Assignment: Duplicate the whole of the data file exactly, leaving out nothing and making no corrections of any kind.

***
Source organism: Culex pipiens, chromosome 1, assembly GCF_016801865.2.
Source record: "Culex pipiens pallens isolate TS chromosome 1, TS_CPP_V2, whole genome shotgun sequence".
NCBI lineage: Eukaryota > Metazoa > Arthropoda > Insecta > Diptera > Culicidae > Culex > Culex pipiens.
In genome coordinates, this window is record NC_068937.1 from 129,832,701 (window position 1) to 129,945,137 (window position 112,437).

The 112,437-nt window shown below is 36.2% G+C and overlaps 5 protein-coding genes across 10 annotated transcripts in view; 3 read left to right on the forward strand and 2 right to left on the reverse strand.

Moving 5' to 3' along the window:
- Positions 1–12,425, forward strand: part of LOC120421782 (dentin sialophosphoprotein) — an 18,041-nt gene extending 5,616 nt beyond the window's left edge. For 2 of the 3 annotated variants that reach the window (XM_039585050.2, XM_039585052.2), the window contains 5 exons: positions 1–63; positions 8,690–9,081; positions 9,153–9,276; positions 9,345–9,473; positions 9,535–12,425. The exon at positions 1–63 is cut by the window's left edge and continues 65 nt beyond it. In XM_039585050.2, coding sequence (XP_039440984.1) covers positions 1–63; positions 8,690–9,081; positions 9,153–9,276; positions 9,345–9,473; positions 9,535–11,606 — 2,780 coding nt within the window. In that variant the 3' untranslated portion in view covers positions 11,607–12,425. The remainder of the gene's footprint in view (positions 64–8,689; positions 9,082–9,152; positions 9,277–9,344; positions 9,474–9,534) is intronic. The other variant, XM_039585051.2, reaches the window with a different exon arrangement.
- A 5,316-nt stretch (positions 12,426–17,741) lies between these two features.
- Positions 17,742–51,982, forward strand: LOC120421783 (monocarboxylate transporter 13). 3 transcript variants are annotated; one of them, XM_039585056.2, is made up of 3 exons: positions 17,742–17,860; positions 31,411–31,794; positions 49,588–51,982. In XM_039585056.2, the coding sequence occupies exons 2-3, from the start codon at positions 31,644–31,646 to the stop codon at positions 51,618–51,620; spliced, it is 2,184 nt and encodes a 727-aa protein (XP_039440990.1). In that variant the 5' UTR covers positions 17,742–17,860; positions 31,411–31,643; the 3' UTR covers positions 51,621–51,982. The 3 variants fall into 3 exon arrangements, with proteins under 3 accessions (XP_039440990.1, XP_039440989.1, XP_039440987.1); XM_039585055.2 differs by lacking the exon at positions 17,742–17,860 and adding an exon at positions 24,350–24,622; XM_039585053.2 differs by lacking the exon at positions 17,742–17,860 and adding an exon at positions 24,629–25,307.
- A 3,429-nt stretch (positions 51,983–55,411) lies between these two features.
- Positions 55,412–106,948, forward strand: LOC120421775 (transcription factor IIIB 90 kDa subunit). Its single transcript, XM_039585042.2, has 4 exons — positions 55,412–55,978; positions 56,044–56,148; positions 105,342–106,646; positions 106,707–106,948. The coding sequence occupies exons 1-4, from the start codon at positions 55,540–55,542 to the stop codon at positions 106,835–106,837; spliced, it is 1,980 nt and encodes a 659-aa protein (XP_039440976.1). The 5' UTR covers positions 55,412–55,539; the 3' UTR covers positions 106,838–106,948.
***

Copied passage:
Source organism: Culex pipiens, chromosome 1, assembly GCF_016801865.2.
Source record: "Culex pipiens pallens isolate TS chromosome 1, TS_CPP_V2, whole genome shotgun sequence".
NCBI lineage: Eukaryota > Metazoa > Arthropoda > Insecta > Diptera > Culicidae > Culex > Culex pipiens.
In genome coordinates, this window is record NC_068937.1 from 129,832,701 (window position 1) to 129,945,137 (window position 112,437).

The 112,437-nt window shown below is 36.2% G+C and overlaps 5 protein-coding genes across 10 annotated transcripts in view; 3 read left to right on the forward strand and 2 right to left on the reverse strand.

Moving 5' to 3' along the window:
- Positions 1–12,425, forward strand: part of LOC120421782 (dentin sialophosphoprotein) — an 18,041-nt gene extending 5,616 nt beyond the window's left edge. For 2 of the 3 annotated variants that reach the window (XM_039585050.2, XM_039585052.2), the window contains 5 exons: positions 1–63; positions 8,690–9,081; positions 9,153–9,276; positions 9,345–9,473; positions 9,535–12,425. The exon at positions 1–63 is cut by the window's left edge and continues 65 nt beyond it. In XM_039585050.2, coding sequence (XP_039440984.1) covers positions 1–63; positions 8,690–9,081; positions 9,153–9,276; positions 9,345–9,473; positions 9,535–11,606 — 2,780 coding nt within the window. In that variant the 3' untranslated portion in view covers positions 11,607–12,425. The remainder of the gene's footprint in view (positions 64–8,689; positions 9,082–9,152; positions 9,277–9,344; positions 9,474–9,534) is intronic. The other variant, XM_039585051.2, reaches the window with a different exon arrangement.
- A 5,316-nt stretch (positions 12,426–17,741) lies between these two features.
- Positions 17,742–51,982, forward strand: LOC120421783 (monocarboxylate transporter 13). 3 transcript variants are annotated; one of them, XM_039585056.2, is made up of 3 exons: positions 17,742–17,860; positions 31,411–31,794; positions 49,588–51,982. In XM_039585056.2, the coding sequence occupies exons 2-3, from the start codon at positions 31,644–31,646 to the stop codon at positions 51,618–51,620; spliced, it is 2,184 nt and encodes a 727-aa protein (XP_039440990.1). In that variant the 5' UTR covers positions 17,742–17,860; positions 31,411–31,643; the 3' UTR covers positions 51,621–51,982. The 3 variants fall into 3 exon arrangements, with proteins under 3 accessions (XP_039440990.1, XP_039440989.1, XP_039440987.1); XM_039585055.2 differs by lacking the exon at positions 17,742–17,860 and adding an exon at positions 24,350–24,622; XM_039585053.2 differs by lacking the exon at positions 17,742–17,860 and adding an exon at positions 24,629–25,307.
- A 3,429-nt stretch (positions 51,983–55,411) lies between these two features.
- Positions 55,412–106,948, forward strand: LOC120421775 (transcription factor IIIB 90 kDa subunit). Its single transcript, XM_039585042.2, has 4 exons — positions 55,412–55,978; positions 56,044–56,148; positions 105,342–106,646; positions 106,707–106,948. The coding sequence occupies exons 1-4, from the start codon at positions 55,540–55,542 to the stop codon at positions 106,835–106,837; spliced, it is 1,980 nt and encodes a 659-aa protein (XP_039440976.1). The 5' UTR covers positions 55,412–55,539; the 3' UTR covers positions 106,838–106,948.